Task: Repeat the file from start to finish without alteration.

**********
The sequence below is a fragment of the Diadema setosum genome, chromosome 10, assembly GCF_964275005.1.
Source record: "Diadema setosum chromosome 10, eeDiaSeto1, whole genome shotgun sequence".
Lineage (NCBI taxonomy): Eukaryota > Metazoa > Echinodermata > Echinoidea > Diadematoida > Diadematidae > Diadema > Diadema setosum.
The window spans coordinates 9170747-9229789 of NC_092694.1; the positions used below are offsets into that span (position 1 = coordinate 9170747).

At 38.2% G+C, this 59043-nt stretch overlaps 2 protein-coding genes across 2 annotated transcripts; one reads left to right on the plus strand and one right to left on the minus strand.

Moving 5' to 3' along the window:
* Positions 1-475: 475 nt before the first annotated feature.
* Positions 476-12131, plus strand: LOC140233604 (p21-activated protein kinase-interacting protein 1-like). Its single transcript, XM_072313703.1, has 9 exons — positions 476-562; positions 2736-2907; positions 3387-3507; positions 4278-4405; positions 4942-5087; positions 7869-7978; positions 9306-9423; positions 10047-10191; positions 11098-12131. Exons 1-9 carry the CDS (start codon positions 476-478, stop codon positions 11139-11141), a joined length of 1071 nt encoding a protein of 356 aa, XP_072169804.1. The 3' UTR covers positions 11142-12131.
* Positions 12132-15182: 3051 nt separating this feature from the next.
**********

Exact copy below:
The sequence below is a fragment of the Diadema setosum genome, chromosome 10, assembly GCF_964275005.1.
Source record: "Diadema setosum chromosome 10, eeDiaSeto1, whole genome shotgun sequence".
Lineage (NCBI taxonomy): Eukaryota > Metazoa > Echinodermata > Echinoidea > Diadematoida > Diadematidae > Diadema > Diadema setosum.
The window spans coordinates 9170747-9229789 of NC_092694.1; the positions used below are offsets into that span (position 1 = coordinate 9170747).

At 38.2% G+C, this 59043-nt stretch overlaps 2 protein-coding genes across 2 annotated transcripts; one reads left to right on the plus strand and one right to left on the minus strand.

Moving 5' to 3' along the window:
* Positions 1-475: 475 nt before the first annotated feature.
* Positions 476-12131, plus strand: LOC140233604 (p21-activated protein kinase-interacting protein 1-like). Its single transcript, XM_072313703.1, has 9 exons — positions 476-562; positions 2736-2907; positions 3387-3507; positions 4278-4405; positions 4942-5087; positions 7869-7978; positions 9306-9423; positions 10047-10191; positions 11098-12131. Exons 1-9 carry the CDS (start codon positions 476-478, stop codon positions 11139-11141), a joined length of 1071 nt encoding a protein of 356 aa, XP_072169804.1. The 3' UTR covers positions 11142-12131.
* Positions 12132-15182: 3051 nt separating this feature from the next.